For social workers, our survey shows that many employers are doing risk assessments, providing essential equipment, and giving good supervision. We need to help all employers to do this and ensure that they are resourced so social workers can manage home and work demands with the debrief and recovery time they need.

We have also seen the positive impact of peer support to social workers through our forums and Professional Support Service; all social workers should have access to this.

In the long-term, our society’s recovery depends on repairing and strengthening the safety net that any of us may need, including social work. Our Vision for Social Work (now being finalised), and any review or plan for change, must start with the context of people’s lives and how they can thrive, not reduce public services to emergency responses.

Budget priority

In the upcoming Budget, the government has the opportunity to show true leadership and set out on this path by caring about the most at risk people in our society.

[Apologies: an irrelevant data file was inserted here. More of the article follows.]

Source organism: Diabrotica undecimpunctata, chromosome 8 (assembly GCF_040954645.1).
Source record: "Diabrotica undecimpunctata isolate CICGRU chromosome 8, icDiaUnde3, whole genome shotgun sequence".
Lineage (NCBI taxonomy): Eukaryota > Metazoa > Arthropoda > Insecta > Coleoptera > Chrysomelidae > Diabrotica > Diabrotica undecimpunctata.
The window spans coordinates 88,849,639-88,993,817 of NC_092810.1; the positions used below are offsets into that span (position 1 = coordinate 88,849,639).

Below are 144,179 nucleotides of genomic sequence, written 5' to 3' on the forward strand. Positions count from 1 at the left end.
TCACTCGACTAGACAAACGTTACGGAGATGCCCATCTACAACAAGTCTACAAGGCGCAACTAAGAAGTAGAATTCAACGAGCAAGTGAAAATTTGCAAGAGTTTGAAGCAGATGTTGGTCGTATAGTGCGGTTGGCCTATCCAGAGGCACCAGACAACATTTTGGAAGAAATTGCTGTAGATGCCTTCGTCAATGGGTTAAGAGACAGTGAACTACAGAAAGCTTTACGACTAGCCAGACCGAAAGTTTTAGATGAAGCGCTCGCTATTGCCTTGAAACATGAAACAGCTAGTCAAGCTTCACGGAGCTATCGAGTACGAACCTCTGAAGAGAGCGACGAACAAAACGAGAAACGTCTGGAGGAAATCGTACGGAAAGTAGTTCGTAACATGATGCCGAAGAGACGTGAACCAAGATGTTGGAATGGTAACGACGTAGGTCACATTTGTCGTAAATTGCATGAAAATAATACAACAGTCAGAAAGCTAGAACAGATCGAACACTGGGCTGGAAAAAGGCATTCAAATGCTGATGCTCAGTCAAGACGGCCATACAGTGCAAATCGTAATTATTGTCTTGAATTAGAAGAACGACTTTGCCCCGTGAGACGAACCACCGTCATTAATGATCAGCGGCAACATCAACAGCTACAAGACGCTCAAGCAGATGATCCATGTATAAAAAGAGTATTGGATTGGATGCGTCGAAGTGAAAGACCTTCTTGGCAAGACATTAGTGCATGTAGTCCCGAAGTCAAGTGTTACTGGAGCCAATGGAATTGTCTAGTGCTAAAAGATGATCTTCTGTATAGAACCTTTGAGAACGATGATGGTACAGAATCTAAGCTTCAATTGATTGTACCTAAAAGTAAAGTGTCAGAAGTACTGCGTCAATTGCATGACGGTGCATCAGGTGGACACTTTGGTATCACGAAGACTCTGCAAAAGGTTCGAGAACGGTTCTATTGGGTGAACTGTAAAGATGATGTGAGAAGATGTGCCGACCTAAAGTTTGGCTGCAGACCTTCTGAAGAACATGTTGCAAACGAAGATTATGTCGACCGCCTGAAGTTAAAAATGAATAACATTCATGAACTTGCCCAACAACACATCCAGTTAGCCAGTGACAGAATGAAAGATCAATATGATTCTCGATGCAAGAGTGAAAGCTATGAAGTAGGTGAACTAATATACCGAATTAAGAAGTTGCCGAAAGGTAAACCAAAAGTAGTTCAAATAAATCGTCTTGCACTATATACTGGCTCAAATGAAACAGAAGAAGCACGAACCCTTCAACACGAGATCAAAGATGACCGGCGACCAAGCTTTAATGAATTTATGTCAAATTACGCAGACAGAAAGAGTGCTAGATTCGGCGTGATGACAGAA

If we are to truly ‘build back better’ then we need to start those who struggle most. Our survey shows 79% of social workers encountered more difficulties in accessing essential support services for the people with whom they worked. This is where we must start first, we need to build back the family centres and support units and provide social workers with the resources to help struggling families.

It is an uphill struggle to get social work recognised, understood and supported. But if there was ever a time for public support, this is it. Social workers are out in our communities, risking their health – and tragically we have lost social workers to Covid-19. Social workers are braced for greater pressure when lockdown ends. They must no longer be the forgotten frontline.

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16 Responses to Social work is buckling under the pressure of lockdown: government – and the public – must respond

  1. Sandy February 3, 2021 at 2:39 pm #

    Would be really helpful to hear from BASW how they link this to the Independent Care Review.

    • Daniel diel3d February 4, 2021 at 5:48 pm #

      Here in Brazil it is no different. The pressure is very high and serious cases of domestic violence are increasing, especially sexual violence against children.

  2. Claire February 3, 2021 at 10:20 pm #